No longer an option: mobile websites


No longer an option: mobile websites

My mind has been focused on the adoption and usage of smartphones this week, due to the impending launch of Apple’s iPhone 4G.  In the U.S., most mobile users are looking to smartphones for their next purchase/upgrade (of those who do not already own a smartphone).  Currently, over 25% of the U.S. population have smartphones.  More noteworthy, Nielsen predicts that by the end of the 2011, more U.S. cell phone subscribers will own smartphones rather than feature phones. 

Nielsen also reports that only 3% of smartphone owners utilize their device only for voice use.  Thus, we have a booming ownership group leveraging the device for photos, Internet access, applications, location-base profiling, and more.  In my own studies, one of the most prominent disappointing factors these users experience when utilizing the device is the inability to purview a website.  Many users I have spoken to become frustrated when accessing a website remotely, only to experience a site unreadable (scalable) or sensible for a mobile reader. Companies, organizations and brands can no longer ignore this pertinent touchpoint.  Mobile websites need to be adopted on universal scale instead of viewed as an ancillary website offering.  True, mobile websites may not be getting the attention as apps are today, but they must not be overlooked nor forgotten if your consumers are accessing the Internet via their mobile devices.

·         Mobile websites are needed by all, not only the large companies/brands nor early adopters.  Prospects, readers, consumers are all accessing the Internet via smartphones.  This is not a venue for only large companies; it is an important media form for all companies (big or small).  For some, this even becomes your phone book listing that lives right at the source of the phone.  Be present and “brand alive” where your target market is.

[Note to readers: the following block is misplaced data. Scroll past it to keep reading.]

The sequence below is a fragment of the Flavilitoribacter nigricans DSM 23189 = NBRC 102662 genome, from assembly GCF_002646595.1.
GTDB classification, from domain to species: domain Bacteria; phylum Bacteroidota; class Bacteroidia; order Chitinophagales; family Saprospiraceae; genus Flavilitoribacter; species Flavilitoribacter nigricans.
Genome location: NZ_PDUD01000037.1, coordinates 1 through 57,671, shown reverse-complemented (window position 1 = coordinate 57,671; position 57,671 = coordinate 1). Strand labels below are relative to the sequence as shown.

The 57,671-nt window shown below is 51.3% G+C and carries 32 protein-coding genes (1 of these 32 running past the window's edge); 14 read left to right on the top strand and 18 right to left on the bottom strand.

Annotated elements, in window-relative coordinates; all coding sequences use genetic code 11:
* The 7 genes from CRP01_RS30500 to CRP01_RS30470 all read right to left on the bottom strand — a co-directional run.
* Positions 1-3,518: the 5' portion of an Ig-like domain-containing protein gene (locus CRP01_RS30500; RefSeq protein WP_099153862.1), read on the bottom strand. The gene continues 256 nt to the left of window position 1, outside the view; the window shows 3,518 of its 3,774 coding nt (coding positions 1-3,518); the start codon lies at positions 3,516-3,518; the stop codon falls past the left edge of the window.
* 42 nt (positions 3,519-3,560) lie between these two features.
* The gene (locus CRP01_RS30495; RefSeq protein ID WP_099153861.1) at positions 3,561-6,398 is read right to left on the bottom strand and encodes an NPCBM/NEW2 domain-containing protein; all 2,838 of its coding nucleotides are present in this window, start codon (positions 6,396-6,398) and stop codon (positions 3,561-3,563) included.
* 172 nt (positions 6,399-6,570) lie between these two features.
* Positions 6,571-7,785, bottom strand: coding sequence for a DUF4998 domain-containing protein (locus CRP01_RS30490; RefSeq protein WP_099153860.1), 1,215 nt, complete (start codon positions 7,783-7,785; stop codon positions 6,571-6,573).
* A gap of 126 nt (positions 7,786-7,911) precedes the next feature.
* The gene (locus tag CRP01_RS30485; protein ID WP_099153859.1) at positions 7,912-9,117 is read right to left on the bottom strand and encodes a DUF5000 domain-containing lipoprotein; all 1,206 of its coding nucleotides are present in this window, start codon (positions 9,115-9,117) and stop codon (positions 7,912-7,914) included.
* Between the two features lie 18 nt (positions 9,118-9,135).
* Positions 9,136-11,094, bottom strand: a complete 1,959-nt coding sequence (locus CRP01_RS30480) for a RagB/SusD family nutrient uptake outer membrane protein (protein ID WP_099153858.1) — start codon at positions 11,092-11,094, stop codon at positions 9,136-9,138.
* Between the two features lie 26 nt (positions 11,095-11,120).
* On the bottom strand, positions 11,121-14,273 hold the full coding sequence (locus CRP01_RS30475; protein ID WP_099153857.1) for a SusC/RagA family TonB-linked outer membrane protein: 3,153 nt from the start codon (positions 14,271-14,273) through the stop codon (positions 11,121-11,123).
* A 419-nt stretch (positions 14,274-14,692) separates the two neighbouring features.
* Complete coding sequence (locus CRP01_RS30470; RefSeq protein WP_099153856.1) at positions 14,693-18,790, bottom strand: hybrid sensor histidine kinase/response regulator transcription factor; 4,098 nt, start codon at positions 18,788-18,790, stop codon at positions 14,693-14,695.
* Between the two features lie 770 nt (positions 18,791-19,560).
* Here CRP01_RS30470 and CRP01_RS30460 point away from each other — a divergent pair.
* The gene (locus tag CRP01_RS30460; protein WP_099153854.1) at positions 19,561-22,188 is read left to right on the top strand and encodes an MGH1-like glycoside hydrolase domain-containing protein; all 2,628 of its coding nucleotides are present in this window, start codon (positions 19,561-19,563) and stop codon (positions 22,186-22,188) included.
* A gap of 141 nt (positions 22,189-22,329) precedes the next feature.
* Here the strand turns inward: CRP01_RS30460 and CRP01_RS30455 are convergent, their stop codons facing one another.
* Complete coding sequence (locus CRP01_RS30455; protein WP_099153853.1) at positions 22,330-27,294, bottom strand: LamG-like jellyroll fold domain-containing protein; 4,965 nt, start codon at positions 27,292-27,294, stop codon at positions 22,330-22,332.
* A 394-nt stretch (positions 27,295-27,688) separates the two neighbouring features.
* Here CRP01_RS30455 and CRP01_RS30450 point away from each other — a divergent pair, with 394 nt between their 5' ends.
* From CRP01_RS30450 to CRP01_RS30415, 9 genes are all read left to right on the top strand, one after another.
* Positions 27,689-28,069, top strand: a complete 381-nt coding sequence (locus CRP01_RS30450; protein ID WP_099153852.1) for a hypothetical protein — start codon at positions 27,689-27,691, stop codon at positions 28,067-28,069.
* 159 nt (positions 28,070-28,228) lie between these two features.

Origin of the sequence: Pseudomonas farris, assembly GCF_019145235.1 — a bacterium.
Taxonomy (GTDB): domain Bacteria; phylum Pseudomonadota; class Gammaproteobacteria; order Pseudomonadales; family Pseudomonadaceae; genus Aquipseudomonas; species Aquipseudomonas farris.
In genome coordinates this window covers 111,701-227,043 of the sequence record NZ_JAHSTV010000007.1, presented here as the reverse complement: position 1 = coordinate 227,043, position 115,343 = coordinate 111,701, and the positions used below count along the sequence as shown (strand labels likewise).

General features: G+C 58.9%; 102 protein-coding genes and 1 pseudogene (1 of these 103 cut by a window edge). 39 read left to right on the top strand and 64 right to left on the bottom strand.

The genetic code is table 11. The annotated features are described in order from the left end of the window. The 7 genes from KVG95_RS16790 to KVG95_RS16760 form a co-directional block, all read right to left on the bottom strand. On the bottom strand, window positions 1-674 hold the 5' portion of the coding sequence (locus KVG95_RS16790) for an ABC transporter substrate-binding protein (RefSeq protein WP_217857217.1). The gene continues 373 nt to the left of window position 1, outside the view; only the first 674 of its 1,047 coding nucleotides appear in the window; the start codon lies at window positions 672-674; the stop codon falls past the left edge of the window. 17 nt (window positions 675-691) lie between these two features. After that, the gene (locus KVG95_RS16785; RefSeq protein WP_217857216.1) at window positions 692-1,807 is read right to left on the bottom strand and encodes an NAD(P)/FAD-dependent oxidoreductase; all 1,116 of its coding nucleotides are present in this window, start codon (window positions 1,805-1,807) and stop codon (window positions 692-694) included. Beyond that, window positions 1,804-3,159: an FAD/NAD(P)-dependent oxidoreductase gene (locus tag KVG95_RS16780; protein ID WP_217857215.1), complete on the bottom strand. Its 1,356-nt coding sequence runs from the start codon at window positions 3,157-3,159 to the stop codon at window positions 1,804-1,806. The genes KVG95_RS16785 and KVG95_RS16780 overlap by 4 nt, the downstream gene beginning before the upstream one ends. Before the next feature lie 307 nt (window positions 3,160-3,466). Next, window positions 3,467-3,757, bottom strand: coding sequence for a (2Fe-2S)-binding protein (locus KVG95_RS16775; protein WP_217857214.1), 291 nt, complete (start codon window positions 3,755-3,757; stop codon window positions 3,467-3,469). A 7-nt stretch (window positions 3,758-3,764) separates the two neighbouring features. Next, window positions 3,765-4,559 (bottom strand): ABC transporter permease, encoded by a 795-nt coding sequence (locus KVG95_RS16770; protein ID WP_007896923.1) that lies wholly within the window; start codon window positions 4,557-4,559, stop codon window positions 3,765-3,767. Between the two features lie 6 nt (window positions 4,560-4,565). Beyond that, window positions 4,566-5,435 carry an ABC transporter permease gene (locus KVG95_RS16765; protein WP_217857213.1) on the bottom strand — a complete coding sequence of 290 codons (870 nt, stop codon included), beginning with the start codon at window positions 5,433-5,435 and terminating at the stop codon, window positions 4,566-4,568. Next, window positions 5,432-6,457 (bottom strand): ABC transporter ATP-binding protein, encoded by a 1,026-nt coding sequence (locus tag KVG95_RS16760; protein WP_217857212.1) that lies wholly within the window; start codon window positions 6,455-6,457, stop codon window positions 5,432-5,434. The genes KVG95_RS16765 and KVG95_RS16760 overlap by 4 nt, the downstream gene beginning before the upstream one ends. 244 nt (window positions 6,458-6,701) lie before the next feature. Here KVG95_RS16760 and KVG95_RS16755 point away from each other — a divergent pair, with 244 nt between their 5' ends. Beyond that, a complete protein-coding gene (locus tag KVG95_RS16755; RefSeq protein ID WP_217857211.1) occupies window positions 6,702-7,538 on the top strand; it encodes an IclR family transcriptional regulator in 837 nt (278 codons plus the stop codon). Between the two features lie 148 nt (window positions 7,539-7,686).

·         Your audience is no longer tethered to a computer for information.  Your prospects, consumers and users have busy lives.  They may not have the luxury of spending time at home purveying the web before they venture on a shopping trip or need to make a phone call.  They may be in a discussion with a friend or family member while away from home that demands the need for information.  We live in a 24-hour news cycle where information is demanded to be at one’s fingertips.  Be accessible where (and when) they are.

·         Your audience reaches out to your company/brand on their smartphone.  Convenient.  Transportable.  Simply put: the smartphone lives where your consumer lives.  It is crucial to align the purpose of a mobile website with the need of your consumer: Why would she reach out to the company, product, or brand on her phone?  Where is she in her daily routine?  Where is she location-wise (near store, in store, at the office, at a coffee shop, etc.)?  What is her primary need? What is her frame of mind?  How can you solve her problem, make her day easier, and delight her?  Understand and be her.

·         It is more useful to your shopper.  The shopper is increasingly sophisticated in her use of technology.  Her decision-making path has been altered.  She now seeks information outside of the home.  She is able to fact check product claims, product compare, price compare, and even order online through her smartphone device.  If your website is not easily accessible, nor readable, she simply moves on to a competitor site.  In turn, that competitor is more likely to become her go-to resource and win her business.  Be supportive when she needs you.

·         There is a new generation growing up on smartphones.  We speak often about digital natives, the generation that has never known a time without computers nor the Internet.  Digital behavior is intrinsic to them.  When on your next public outing, take a long look around yourself, the teens of today are texting, uploading photos, accessing Facebook, and searching for movie listings on their smartphones.  Be your future.

(Post by Anne Gibson)

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